Part 1 of the 2GB DDR Kit Roundup took a close look at 3 memories based on Infineon memory chips. Since that review in October, a number of 2GB DDR kits have appeared in the market with most based on Infineon C or B die memory chips. There are, however, a few brands that have taken a different approach to memory chips for 1GB DIMMs, and we have included those in this roundup, along with the latest Infineon-based memories.

1GB DDR DIMMs began appearing in the market over a year ago, but it wasn't until mid-2005 that 1GB DIMMs with reasonably fast timings became widely available. These faster 1GB DIMMs finally made the choice of 2GB memory kits to be a reasonable choice in a market that had been dominated by fast DDR 512MB DIMMs.

There are many reasons to choose a 2GB kit over a 1GB kit or 4 512MB DIMMs. Two 1GB DIMMs on the AMD Athlon 64 can still run at 1T Command rate, instead of the 2T required by the 4x512MB DIMMs needed for 2GB with 512MB DIMMs - a definite advantage for the 1GB DIMMs. On the other hand, until recently, the available 1GB DIMMs were generally much slower than the fast 2-2-2 DIMMs that were commonly available in 512MB DIMMs. We normally saw 3-3-3 or 3-4-4 or slower timings for 1GB DIMMs. These poorer timings for 1GB DIMMs took away most of the advantage for the 1GB 1T Command Rate.

There was an additional "gotcha" with the 1GB DIMMs that many enthusiasts quickly discovered. With a starting point of 3-3-3 or 3-4-4 at DDR400, the 1GB parts did not overclock nearly as far as the 512MB parts. For all of these reasons, we generally recommended that most users were better off with 512MB DIMMs - at least until memory timings improved on the 1GB DIMMs.

The time for faster 1GB DIMMs has finally come in the past 6 months, and they are now available from almost every memory manufacturer. In Part 1, we looked at three 2GB kits from Corsair, Gigaram, and OCZ. In this part 2, we put six additional fast 2GB kits through our test bench, with some interesting results. We also updated some parts of our memory test bench, which required retesting of the original three 2GB kits.

Our memory tests differentiate memory in two ways. First, AnandTech has always been an advocate of real world performance measurements, and we've shunned using just synthetic benchmarks in our testing of every type of component, including memory. This is not because synthetic benchmarks are not useful - they are often very revealing of component differences - but rather, it is because running just synthetic benchmarks can severely distort the picture of performance with real applications and real games. That is why we always use games and the pure number-crunching Super Pi in our memory tests. It is also the reason why we test using both Buffered (Standard) and Unbuffered synthetic benchmarks. We have found in much of our testing that the less commonly used Unbuffered benchmarks mirror more closely how games really respond to memory differences.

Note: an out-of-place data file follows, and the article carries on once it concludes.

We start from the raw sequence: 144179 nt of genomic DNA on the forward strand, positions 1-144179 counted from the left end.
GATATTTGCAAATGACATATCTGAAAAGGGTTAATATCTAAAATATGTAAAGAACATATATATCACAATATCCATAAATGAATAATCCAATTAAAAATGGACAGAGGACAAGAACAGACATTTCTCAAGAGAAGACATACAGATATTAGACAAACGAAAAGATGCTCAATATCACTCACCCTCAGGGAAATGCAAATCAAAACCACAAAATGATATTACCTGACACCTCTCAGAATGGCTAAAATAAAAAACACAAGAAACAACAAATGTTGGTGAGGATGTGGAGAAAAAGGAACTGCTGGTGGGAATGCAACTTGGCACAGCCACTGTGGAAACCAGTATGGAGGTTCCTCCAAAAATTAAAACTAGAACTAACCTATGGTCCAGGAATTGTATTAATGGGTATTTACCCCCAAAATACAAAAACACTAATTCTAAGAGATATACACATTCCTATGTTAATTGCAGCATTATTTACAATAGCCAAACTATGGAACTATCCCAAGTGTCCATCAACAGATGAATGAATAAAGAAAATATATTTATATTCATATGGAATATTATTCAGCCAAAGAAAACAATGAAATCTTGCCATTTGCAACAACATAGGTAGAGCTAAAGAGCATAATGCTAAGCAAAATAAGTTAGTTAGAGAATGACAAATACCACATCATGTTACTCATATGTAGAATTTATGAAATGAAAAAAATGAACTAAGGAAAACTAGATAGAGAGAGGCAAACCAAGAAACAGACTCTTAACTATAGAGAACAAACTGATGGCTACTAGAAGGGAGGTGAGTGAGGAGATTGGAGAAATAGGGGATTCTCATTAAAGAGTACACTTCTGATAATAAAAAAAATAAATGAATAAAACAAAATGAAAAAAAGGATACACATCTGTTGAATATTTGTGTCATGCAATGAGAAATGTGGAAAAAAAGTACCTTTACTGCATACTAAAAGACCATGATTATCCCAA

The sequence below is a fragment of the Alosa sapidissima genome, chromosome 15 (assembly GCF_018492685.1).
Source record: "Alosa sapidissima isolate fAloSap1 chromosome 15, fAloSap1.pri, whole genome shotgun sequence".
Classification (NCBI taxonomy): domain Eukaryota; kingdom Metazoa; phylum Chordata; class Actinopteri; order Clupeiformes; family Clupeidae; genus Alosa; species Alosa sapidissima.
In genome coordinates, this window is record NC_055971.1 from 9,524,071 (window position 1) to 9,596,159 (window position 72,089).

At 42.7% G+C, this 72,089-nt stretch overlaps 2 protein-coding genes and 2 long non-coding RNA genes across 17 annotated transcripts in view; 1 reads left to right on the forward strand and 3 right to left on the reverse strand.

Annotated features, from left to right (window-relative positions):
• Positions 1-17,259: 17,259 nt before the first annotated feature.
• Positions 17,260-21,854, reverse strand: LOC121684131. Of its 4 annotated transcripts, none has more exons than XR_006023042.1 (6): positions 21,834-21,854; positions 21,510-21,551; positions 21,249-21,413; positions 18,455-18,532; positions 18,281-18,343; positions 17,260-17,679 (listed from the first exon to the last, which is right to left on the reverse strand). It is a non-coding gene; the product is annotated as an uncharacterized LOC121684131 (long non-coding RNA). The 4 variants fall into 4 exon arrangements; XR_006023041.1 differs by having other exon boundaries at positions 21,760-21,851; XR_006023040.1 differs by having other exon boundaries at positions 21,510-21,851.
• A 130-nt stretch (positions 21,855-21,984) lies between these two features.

Second, we moved to testing different memory speeds at the same CPU clock speed in our Athlon 64 memory tests. The AMD CPU, with unlocked multipliers, allowed us to finally remove the CPU speed differences from our memory tests. This allows you to finally see the true impact of memory speed increases and memory timings on performance. As you have seen in past reviews, those performance differences are very real, although they are much smaller than what many memory manufacturers might want you to believe. On the other hand, faster memory speeds and faster memory timings do improve performance, no matter what some nay-sayers are determined to prove.

The New 2GB DDR Kits
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  • WouT - Wednesday, January 25, 2006 - link

    I can confirm:

    It would be a good idea to mention this in the article as readers should be informed that this memory is not in production and cannot be replaced by the same part anymore.

    ------------------------------------------------------
    Welcome to Crucial Technology's Expert Online. An Expert Online agent will join you in a moment... Please do not begin typing until you have been connected to an agent.
    Hello, my name is Patrick . How may I help you?
    Ewoud Venmans: I am looking for the fastest available 2GB kit for my ASUS A8R-MVP motherboard
    Patrick : One moment, please, while I review your inquiry.
    The agent is sending you to http://www.crucial.com/store/listparts.asp?model=A...">http://www.crucial.com/store/listparts.asp?model=A....
    Patrick : The link provided will take you to a list of memory upgrades that are guaranteed to be compatible, or your money back (shipping not included).

    Is there anything else I can help you with?
    Ewoud Venmans: Ok, but the speeds are only up to PC3200. I am looking for PC4000.
    Ewoud Venmans: Newegg does sell them, but I cannot find these on your site.
    Ewoud Venmans: They should work as well, won't they?
    Patrick : The parts at the top of the list are PC4000.
    Ewoud Venmans: Sorry I only see PC3200 and PC2700 in the list?
    Patrick : Yes, you are right. We don't have the PC400 anymore.
    Ewoud Venmans: And if I click on performance memory I can only see PC4000 1Gb kits, not the 2Gb kits.
    Ewoud Venmans: Ahhh, so if I order those at newegg, I will still have your lifetime guarantee?
    Patrick : If you order that product at New Egg, after 30 days you will not be able to get that product, however we will replace with a product like PC3200 or give you a In Store Credit.
    Ewoud Venmans: Hmm, so you stopped producing these and won't introduce PC4000 1GB modules anymore?
    Patrick : Not in DDR. We will in DDR2.
    Ewoud Venmans: Ok, thank you Patrick! You have answered all what I wanted to know.
    Patrick : You're welcome. Thank you for visiting Crucial.com, and have a great day.
    Reply

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